Is Marriage Void After Sex Change?

Marriage voided by ROM after sex change

In October 2015, a couple had solemnised their marriage as between a male and female. Shortly after, the male underwent a sex re-assignment surgery and legally amended his identity card to reflect “female” as of June 2016. They then lived as a married same-sex couple for the next eight months until February 2017, when the transgender woman and her partner was informed by the Registry of Marriages (“ROM”) that their marriage had been voided.

What does it mean to void a marriage? 

Voiding a marriage has the effect of making it not legally valid, and marriage is annulled. Here is a more detailed explanation of void and voidable marriages in Singapore. 

Void marriages between persons of the same sex 

The Women’s Charter (Chapter 353) (“Women’s Charter”) serves as a code governing marriages in Singapore, with the exception of Muslim marriages which are governed by their own independent regime.

A marriage solemnized in Singapore will be void unless it was between a male and a female “at the date of the marriage”. The sex of any party to a marriage is presumed to be the sex indicated on the identity card. People who have undergone a sex-reassignment procedure will be identified as being of their new re-assigned sex.

Sex change after marriage

In this case, the sex re-assignment surgery had only occurred after the solemnization of the couple’s marriage.

A plain reading of the Women’s Charter suggests that the couple’s marriage could be valid since they were wedded as a male and female on the date of their marriage. Assuming there were no other reasons for voiding the marriage, the ROM appears to have taken the opposite stance, namely that the parties to a marriage have to remain man and woman.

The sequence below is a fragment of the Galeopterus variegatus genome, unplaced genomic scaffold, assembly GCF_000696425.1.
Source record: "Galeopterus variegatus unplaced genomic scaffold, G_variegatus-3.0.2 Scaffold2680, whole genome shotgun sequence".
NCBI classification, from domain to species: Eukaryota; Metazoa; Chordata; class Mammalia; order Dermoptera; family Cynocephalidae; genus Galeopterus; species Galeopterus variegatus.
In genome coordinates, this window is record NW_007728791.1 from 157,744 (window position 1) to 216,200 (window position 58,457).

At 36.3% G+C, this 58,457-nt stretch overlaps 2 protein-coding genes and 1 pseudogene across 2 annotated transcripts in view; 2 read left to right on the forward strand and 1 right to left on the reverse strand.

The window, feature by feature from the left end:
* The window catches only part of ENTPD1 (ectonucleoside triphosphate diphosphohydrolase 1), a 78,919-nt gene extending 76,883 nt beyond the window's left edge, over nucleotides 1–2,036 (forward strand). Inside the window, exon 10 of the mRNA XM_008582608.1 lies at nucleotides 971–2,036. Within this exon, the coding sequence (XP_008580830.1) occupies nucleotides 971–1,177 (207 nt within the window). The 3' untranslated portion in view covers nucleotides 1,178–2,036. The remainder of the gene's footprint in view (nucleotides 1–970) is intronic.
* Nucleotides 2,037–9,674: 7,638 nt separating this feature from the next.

Unfortunately, the Women’s Charter does not explicitly cover such a scenario, where one of the parties changes sex subsequently.

In the UK 

The position regarding sex re-assignment surgery during the course of an otherwise legally recognised marriage is far from clear, particularly in countries where same-sex marriages are not legalised.

In the UK, on which Singapore has modelled the legal system, same-sex marriage is now recognised, and gender can be changed within a marriage as long as there is spousal consent.

Before same-sex marriage was recognised in the UK, a person who was married would only receive an interim gender recognition certificate which did not change their legally-recognised gender but, first, entitled them to have their marriage annulled after which a full gender recognition certificate would follow.

It is important to note that civil partnerships are recognised in England, thus the idea was that a married person who has had sex re-assignment could have the marriage annulled and subsequently enter into a civil partnership with their former spouse, thus enjoying a form of legal recognition.

Ultimately, in Singapore, it may take a legal challenge in the court for more clarity in this area.